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Vietnam National Museum of History

31/03/2023 10:20 702
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Researchers believe egg was used by likes of Botticelli and Da Vinci for fine-tuning of oil paint properties

It pays to go to work on an egg when painting with oils, researchers have found, as the addition of yolk can prevent wrinkling, yellowing and problems with humidity.
The use of egg as a binding medium for pigments, a form of paint known as egg tempera, has a long history, turning up in works including the mural paintings of the Palace of Nestor in Pylos, dating to 1200BC.
But in the 15th century there was a shift in European paintings towards using oil as a binder instead – an approach favoured by early Netherlandish painters such as Jan van Eyck.
Despite the shift, egg has been found in the works of Old Master artists such as Sandro Botticelli and Leonardo da Vinci – with the former’s Lamentation over the Dead Christ among those featuring the use of egg within oil paint.
Now scientists say they have new insights into why such artists might have added the ingredient to their oil paints. “[The] egg is used for modification and fine-tuning of paint properties,” said Dr Patrick Dietemann of the Doerner Institut in Germany.
Writing in the journal Nature Communications, Doerner and colleagues report how they explored the issue by creating three types of paint.
The first was made from pigment ground with linseed oil, the second used the same mixture but with the addition of a few drops of egg yolk, and the third was created by mixing a pigment with a solution of diluted egg yolk – after drying this was ground and dispersed with oil.
The results reveal how yolk can influence the stiffness of the paint, depending upon how it is added and the pigment used.
“By changing preparation technique you can change the properties of the paint. Thus two paints with the same composition can have different microstructures and this will result in different properties,” said Dr Ilaria Bonaduce, an author of the study from the University of Pisa.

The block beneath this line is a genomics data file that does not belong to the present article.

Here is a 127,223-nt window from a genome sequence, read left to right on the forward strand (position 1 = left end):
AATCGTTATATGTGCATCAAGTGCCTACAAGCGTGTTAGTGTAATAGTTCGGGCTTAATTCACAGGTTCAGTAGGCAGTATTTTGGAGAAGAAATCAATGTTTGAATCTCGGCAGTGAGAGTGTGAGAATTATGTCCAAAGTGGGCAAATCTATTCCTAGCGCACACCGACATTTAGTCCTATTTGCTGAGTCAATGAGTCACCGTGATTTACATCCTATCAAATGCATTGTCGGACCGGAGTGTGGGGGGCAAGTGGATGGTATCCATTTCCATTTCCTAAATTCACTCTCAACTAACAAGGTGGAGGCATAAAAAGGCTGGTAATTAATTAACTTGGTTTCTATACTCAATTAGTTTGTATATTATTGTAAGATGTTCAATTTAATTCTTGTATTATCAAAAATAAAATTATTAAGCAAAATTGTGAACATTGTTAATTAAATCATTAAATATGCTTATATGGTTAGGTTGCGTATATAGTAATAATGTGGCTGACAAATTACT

The team found very stiff oil paints could be made by adding a few drops of egg yolk, allowing the paint to be applied in thick layers that do not spread – known as impasto. “In addition, the stiffness of the lower layers of paint prevents the paint surface from cracking [or] wrinkling during drying,” said Prof Norbert Willenbacher, an author of the study from the Karlsruhe Institute of Technology.
The team also discovered humidity had less of an influence on the properties of lead white paint when the paint was made by drying the pigment with egg yolk before grinding and adding oil. “[The yolk] protects the paints from undesirable changes caused by absorption of moisture from the environment, because the water is captured in the protein layer [surrounding the pigments],” Willenbacher said.
The study also reveals egg yolk generally increased the drying time of paints, a feature the researchers attributed to its antioxidant properties, which also help to protect the paints from degrading over time.
While the team said it was not possible to exclude unintentional additions of egg to the oil paints, Bonaduce said it was likely the Old Master artists were well aware of the benefits of the ingredient. “I am quite convinced that they did not know the chemical and physical explanations of what they were doing, but they knew very well what they were doing.”

Nicola Davis